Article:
The Family Business Director To-Do List
The tyranny of the urgent imposes itself on family business directors just as it does on everyone else. In this series of posts, we offer various to-do lists for family business directors. Each list will relate to a particular family business topic. The items offered for consideration will not necessarily help your family business survive the next week, but instead reflect priorities for the long-term sustainability of your family business.
The intersection of family and business generates a unique set of questions for family business directors. We’ve culled through our years of experience working with family businesses of every shape and size to identify the questions that are most likely to trigger sleepless nights for directors. Excerpted from our recent book, The 12 Questions That Keep Family Business Directors Awake at Night, we address this week the question, “Should We Diversify?”
While we are not political prognosticators, the recent Senate runoff results appear to have given new life to the Biden Administration’s tax policy goals. Numerous publications have written about the Biden Administration’s tax plan and do not want to duplicate them here. However, we want to take the opportunity to highlight other thought leaders we are reading and what family business owners should be thinking about given recent political developments.
Family business directors will make plenty of difficult decisions in 2021, and many of those decisions will require assessing the value of the company’s shares, a particular business segment, or a potential acquisition target. What should you and your fellow directors know about valuation? In our experience, there are six basic valuation principles that can guide directors as they make tough valuation-related decisions in the coming year.
In this week’s post, we conclude our series on taking a year-end strategic inventory in your family business. Family business directors and managers need to think like a chess player when thinking about different business units within the company. What are they capable of individually, and how do they work together?
Last week, we introduced a series of posts about taking a strategic inventory of the assets of your family business. As the calendar turns to December and 2020 (thankfully!) comes to an end, it is an appropriate time for family business directors and managers to take stock of just where their family business is at this stage in the pandemic. Doing so can help give needed context to discussions about where the family business should be headed.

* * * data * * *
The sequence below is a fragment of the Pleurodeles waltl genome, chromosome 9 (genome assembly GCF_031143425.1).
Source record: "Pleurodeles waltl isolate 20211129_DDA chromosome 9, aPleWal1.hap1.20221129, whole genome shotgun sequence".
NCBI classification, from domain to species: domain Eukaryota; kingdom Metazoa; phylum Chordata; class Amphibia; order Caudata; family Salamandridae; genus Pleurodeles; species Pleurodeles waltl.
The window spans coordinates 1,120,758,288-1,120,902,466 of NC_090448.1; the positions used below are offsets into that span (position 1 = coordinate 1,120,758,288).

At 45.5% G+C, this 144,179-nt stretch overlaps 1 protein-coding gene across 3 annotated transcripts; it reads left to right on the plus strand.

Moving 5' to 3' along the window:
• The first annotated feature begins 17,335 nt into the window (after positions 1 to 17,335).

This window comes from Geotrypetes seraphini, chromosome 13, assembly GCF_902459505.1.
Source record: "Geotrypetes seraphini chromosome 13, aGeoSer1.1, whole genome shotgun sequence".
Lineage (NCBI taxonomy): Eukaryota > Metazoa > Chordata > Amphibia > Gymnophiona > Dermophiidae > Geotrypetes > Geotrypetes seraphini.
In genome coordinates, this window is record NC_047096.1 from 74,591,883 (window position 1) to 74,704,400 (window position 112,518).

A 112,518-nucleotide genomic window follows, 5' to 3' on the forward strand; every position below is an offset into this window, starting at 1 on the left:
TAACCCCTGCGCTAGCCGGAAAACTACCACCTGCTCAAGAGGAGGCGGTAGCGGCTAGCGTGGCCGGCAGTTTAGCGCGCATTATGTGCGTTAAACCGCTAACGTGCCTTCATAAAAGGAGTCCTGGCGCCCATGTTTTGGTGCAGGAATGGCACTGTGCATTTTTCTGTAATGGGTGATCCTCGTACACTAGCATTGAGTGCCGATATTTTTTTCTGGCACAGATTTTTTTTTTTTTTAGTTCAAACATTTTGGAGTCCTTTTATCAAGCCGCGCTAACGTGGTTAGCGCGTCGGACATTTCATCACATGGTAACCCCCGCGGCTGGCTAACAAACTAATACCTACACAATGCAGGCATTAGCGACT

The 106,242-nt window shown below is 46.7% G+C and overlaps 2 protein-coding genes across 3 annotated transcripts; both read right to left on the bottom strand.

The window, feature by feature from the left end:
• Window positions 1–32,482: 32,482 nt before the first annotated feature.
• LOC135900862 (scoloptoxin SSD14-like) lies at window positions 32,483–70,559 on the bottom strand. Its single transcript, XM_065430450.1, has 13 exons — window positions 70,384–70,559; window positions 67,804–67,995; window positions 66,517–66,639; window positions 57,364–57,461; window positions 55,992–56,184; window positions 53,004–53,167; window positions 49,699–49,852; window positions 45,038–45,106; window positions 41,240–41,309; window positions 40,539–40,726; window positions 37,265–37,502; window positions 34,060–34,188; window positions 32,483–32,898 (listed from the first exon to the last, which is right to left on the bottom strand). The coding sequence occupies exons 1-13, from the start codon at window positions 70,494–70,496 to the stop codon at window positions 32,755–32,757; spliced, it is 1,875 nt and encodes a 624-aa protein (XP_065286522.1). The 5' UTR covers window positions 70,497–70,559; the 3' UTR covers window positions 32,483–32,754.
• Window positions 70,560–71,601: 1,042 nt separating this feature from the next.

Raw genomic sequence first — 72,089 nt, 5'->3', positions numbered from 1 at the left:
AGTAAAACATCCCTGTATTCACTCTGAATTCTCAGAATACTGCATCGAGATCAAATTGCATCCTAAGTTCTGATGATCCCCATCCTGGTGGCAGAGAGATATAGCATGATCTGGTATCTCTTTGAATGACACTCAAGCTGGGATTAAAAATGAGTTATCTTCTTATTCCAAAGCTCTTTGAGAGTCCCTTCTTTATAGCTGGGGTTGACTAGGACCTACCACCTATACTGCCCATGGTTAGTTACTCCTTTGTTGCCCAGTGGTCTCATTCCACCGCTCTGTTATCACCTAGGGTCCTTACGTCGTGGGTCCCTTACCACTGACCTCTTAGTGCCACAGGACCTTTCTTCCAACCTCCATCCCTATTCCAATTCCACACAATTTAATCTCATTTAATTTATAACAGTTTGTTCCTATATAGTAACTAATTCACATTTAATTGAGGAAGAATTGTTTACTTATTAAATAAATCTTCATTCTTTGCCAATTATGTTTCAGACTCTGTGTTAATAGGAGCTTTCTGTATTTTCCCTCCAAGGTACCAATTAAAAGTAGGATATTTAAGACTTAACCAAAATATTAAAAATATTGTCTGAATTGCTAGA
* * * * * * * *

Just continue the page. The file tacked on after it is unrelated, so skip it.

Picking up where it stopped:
We tend to think of a family business’s primary assets under seven broad headings. In this week’s post, we offer a checklist for directors and managers.
As the year winds down, we recommend setting aside time to look beyond survival tactics and re-engage in some strategic thinking about your family business. Much like an asset manager would review the portfolio they have constructed with their client, family business directors should review the current asset allocation in their family business. Doing so can help uncover fresh insights and challenge conventional thinking that is due for an update.
For most of us, Thanksgiving is a time to disregard normal dietary restraint in the company of extended family members that one rarely sees. For some enterprising families, however, Thanksgiving quickly devolves from a Rockwellian family gathering to a Costanza-style airing of grievances. So, in the holiday spirit, we offer this list of the top ten questions not to ask at Thanksgiving dinner. If you have trouble distinguishing between the board room and the dining room, this list is for you.
Revenue growth and profitability are critical measures for the health of any family business, but by themselves, they tell only half of the story. As a family business director, you need the whole story. We’re not aware that Paul Harvey was a financial analyst, but if he were, we suspect his favorite performance metric would have been return on invested capital, because it tells you the rest of the story.
Considering the Role of an ESOP in Your Family Business
One obstacle many families face when it comes to selling the family business is the potential loss of identity, culture, and jobs that such transactions often leave in their wake. A recent article, however, in the New York Times highlighted an option available to family shareholders: selling the family business to the employees. In this post, we highlight three potential benefits and drawbacks to ESOP transactions for family shareholders.